From pots and clay crocks to clay baking pans, cooking in clay has many benefits, including adding some minerals into foods and neutralizing the food’s acidity.
Therefore, making it easier to digest and even cooking food quicker than tin or Pyrex baking pans.
To learn more about cooking with clay, baking in a clay baking pan, and how to clean your clay baking pan, continue reading below.
What to Use for Cleaning Your Clay Baking Pan
Clay can soak up the bad tastes of detergents, soaps, and cleaning chemicals, so it is essential always to use non-toxic and unscented versions of all-natural products for both your health and the maintenance of your baking pan.
Instead of store-bought chemicals, the best solution to use for cleaning your clay baking pan is a combination of white vinegar and water.
To create this mixture, add 1 part or Tablespoon of vinegar to about 20 parts or Tablespoons of water to a bowl or bucket.
Soak your clay baking pan in this bowl or bucket for anywhere from 30 to 45 minutes. Then, use a soft sponge to scrub the pan.
If you notice that there are stains or dried-on foods that are not coming off with a gentle sponge, consider adding a few drops of dish soap into your vinegar and water mixture.
Then, use a slightly harsher scrubbing sponge to treat the problem spots on your clay baking pan.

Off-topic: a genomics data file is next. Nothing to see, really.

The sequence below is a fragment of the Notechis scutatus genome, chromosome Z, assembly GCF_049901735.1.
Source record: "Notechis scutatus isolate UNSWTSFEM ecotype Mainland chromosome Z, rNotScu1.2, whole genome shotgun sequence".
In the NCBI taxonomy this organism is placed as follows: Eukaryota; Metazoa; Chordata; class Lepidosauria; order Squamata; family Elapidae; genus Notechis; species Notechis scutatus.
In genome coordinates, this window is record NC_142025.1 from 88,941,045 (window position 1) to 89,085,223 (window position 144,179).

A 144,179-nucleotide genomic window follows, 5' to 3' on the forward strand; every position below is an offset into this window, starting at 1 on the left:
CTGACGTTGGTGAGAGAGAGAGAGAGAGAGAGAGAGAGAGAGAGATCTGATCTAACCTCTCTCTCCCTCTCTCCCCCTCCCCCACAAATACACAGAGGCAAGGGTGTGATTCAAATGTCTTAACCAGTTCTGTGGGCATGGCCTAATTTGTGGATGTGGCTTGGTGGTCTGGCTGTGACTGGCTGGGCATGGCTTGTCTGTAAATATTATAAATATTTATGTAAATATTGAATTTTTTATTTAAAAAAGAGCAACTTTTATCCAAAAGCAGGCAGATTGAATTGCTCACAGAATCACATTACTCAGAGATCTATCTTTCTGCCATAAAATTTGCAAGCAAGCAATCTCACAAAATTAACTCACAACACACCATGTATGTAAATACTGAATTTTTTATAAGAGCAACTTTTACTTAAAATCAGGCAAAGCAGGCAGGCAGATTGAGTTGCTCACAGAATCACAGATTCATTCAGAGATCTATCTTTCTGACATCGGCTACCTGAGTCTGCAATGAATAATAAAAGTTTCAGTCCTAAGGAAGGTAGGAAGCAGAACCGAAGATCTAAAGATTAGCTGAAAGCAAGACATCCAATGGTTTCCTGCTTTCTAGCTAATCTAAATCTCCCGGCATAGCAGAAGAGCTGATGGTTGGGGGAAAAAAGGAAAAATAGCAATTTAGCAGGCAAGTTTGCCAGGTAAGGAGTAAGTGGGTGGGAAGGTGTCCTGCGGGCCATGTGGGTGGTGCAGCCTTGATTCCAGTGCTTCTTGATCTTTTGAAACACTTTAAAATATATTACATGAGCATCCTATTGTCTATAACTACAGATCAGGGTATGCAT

Also read: How to Get Melted Plastic Off Pans
Best Clay Baking Pan Cleaning Practices
Even though some people agree that putting strong clay baking trays in the dishwasher on a low setting is acceptable, it is always best to handwash your baking pans to be sure that they will not experience extreme temperature changes, causing breakage.
One important aspect of clay bakeware is its ability to season foods baked in your pan with an earthy essence.
This is a feature that is enjoyed by many but can also be stripped by dishwashing detergents or tough dishwasher settings.
To observe best cleaning practices for your clay baking pan, consider doing the following:
- After serving, remove all food pieces and residue from your pan.
- Allow your baking pan to cool off completely. Refrain from putting it on a cold surface or in the refridgerator.
- Create your water and vinegar mixture in a vessel that is large enough to soak in your pan. Option to add a few drops of gentle, unscented dish soap.
- Scrub your clay baking pan with a gentle sponge after soaking.
- Soak again if needed for at least 15 minutes.
- Scrub with a slightly more abrasive sponge until dried food is removed.
- For food stain removal, continue to clean by sprinkling salt across the bottom of your pan or where the most stains exist.
- Rinse the baking pan with warm water.
- If the stains persist, use a mixture of light baking soda and water to scrub again.